Evaluating and improving follow-up of reported hepatitis C cases in New Haven, CT: Assessing community resources and developing a pilot follow-up program
Date of Award
Master of Science in Public Health (MSPH)
Background: 17,000 HCV infections occurred in the US in 2007. New Haven accounted for 16.1% of reported infections in CT between 2007-2009. Follow-up of cases allows linkage to treatment and services as well as secondary prevention. CTDPH has requested that all local health jurisdictions (LHJs) follow up with reported cases, however only three agencies do so.
Objectives: This mixed-methods study aimed to improve transitions from HCV diagnosis to treatment and services in New Haven, CT. The state of the surveillance system was documented and evaluated; a community resources assessment was conducted; and a pilot follow-up program protocol, resource guide, and evaluation tool were developed.
Methods: The state of the surveillance system was documented using state and LHJ staff interviews. Community resources were assessed using surveys with key stakeholders, which were analyzed using NVivo 9. The pilot follow-up program development utilized the institutional knowledge of LHJ staff currently conducting follow-up as well as educational materials.
Results: Qualitative analysis revealed that screening is inadequate, and many cases are lost to follow-up post-screening. Assays used may systematically exclude acute cases from surveillance. Programs may or may not treat cases suffering from comorbidities, but few facilities in general have the capacity, expertise, and inclination to provide treatment. Assessment of capacity is difficult due to high rates of referral and low rates of treatment and engagement. Interdisciplinary teams using mid-level practitioners may provide higher quality treatment and services. Lastly, monoinfection constitutes a barrier to treatment and services.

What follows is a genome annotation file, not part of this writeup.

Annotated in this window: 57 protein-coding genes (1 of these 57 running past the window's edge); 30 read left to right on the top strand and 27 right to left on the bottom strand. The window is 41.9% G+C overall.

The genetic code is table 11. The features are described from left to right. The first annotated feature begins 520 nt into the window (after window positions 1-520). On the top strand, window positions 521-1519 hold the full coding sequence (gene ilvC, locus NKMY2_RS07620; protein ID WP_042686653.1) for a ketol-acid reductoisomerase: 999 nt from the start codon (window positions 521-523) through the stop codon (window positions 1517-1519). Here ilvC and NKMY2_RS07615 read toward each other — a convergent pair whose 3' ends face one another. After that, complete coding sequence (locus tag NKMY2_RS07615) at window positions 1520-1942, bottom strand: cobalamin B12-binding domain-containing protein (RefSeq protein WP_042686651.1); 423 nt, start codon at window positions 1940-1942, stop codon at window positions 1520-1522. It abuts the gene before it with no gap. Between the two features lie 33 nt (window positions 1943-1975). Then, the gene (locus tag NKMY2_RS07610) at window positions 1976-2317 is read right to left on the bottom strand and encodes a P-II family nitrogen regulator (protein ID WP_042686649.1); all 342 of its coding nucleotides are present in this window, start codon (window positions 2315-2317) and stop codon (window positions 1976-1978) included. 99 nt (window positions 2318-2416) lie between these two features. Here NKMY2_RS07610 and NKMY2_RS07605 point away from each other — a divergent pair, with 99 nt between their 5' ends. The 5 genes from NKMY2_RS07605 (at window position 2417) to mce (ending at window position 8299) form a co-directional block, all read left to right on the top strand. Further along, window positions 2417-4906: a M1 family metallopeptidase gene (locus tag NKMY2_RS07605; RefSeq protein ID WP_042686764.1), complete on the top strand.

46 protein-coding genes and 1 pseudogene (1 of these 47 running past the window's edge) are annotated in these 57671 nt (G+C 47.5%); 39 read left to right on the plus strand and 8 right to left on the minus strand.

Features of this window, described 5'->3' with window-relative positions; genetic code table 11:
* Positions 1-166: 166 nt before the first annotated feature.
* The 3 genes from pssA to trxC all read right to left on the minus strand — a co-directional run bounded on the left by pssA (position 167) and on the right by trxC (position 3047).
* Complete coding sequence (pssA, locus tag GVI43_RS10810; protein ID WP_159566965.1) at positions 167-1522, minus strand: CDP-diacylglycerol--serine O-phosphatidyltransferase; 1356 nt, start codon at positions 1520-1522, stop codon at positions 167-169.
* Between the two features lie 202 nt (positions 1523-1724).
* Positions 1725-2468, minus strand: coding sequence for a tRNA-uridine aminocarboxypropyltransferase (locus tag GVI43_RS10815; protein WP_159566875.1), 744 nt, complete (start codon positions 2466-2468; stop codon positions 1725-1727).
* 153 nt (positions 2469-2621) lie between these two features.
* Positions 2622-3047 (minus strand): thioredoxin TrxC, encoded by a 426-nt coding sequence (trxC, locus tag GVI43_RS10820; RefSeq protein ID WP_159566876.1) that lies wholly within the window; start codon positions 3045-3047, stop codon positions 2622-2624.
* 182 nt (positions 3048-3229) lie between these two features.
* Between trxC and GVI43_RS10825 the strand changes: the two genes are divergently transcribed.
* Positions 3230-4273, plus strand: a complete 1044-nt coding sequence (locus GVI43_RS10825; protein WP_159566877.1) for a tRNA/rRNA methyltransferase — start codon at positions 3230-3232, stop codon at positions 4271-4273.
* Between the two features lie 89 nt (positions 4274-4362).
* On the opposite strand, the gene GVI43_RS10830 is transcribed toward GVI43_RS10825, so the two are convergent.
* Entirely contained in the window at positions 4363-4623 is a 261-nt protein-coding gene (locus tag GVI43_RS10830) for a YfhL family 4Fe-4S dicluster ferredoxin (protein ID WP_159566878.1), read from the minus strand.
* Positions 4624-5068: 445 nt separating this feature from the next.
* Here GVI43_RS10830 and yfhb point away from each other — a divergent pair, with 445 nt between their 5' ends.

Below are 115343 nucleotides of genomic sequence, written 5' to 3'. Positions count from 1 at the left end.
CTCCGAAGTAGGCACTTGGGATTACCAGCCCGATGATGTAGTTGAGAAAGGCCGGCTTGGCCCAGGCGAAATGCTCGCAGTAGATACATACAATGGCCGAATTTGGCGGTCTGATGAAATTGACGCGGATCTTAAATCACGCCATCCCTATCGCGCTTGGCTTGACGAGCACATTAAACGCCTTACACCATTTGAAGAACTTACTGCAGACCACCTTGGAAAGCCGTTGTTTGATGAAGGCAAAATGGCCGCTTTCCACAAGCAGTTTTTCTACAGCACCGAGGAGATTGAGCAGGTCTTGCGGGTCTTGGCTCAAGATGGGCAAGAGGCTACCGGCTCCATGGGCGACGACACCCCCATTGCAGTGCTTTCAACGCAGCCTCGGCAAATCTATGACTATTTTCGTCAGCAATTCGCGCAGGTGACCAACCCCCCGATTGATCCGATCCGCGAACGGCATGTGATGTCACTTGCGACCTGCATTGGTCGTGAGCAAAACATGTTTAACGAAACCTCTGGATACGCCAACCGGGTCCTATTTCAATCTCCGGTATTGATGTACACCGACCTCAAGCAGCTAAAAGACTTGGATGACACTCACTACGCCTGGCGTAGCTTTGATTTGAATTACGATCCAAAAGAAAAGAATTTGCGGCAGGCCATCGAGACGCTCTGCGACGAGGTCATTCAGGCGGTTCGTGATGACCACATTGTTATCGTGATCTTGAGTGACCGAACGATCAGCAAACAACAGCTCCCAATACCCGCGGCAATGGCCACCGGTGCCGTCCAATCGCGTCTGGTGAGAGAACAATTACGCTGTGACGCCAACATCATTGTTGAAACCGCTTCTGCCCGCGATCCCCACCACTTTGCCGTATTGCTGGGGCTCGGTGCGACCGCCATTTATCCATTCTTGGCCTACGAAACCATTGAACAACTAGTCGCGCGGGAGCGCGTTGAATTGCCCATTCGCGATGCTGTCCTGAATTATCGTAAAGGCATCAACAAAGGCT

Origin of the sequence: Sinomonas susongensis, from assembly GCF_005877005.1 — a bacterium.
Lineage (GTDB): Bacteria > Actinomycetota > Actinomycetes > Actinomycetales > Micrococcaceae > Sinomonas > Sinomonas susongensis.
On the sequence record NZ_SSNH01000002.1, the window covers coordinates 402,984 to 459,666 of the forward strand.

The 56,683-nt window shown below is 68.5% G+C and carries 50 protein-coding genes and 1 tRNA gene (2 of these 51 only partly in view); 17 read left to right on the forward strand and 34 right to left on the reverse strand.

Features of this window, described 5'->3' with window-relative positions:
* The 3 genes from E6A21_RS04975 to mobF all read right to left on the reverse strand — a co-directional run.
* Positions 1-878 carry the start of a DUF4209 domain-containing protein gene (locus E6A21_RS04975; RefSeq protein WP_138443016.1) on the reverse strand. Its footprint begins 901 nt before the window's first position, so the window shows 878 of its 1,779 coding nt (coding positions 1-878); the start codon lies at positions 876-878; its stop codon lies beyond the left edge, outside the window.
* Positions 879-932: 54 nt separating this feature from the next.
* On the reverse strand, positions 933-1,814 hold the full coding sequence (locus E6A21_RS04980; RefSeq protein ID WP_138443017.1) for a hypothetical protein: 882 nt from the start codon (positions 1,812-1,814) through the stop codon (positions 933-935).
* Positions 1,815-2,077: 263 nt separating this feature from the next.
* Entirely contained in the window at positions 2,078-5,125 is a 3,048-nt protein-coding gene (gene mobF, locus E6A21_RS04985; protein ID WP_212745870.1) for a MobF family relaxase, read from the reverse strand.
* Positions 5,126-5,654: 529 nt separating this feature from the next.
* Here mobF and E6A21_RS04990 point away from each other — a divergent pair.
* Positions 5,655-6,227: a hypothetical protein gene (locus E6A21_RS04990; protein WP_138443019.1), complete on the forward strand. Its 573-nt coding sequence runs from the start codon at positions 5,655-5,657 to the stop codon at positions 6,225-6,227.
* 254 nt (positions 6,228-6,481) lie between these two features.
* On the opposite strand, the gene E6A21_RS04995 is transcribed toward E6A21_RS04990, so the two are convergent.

Conclusions: Screening is justified only if it benefits participants, making poor follow up a significant problem. Because monoinfected cases, in comparison to those with comorbidities, are unable to access treatment and services, it is unclear if monoinfected patients can leverage the information provided during follow-up. Recommendations include statewide rollout of systematic HCV follow-up programs in every LHJ, concentrating on the northeast and northwest corners of the state. Formative evaluations will supply data needed to identify and target groups systematically omitted from follow-up efforts. Programs providing funding to monoinfected patients are needed in order to address this significant barrier to treatment and services.
Tammer, Roza, "Evaluating and improving follow-up of reported hepatitis C cases in New Haven, CT: Assessing community resources and developing a pilot follow-up program" (2012). Public Health Theses. 1354.